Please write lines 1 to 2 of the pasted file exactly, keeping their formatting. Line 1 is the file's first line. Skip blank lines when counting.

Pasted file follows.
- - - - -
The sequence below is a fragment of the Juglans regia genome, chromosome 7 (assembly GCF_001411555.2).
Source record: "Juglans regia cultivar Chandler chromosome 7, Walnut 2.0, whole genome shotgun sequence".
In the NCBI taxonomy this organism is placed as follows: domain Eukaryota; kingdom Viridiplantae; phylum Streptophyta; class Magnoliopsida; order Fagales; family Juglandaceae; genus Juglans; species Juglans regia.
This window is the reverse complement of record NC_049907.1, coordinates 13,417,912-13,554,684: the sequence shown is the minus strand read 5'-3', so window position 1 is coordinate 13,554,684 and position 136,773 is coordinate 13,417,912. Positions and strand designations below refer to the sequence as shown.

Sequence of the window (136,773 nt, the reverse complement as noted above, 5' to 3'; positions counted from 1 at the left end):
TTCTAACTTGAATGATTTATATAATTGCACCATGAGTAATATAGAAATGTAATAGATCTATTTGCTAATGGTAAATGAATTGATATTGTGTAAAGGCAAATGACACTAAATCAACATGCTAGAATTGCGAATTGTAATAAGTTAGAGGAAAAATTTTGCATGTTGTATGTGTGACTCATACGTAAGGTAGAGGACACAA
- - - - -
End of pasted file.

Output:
The sequence below is a fragment of the Juglans regia genome, chromosome 7 (assembly GCF_001411555.2).
Source record: "Juglans regia cultivar Chandler chromosome 7, Walnut 2.0, whole genome shotgun sequence".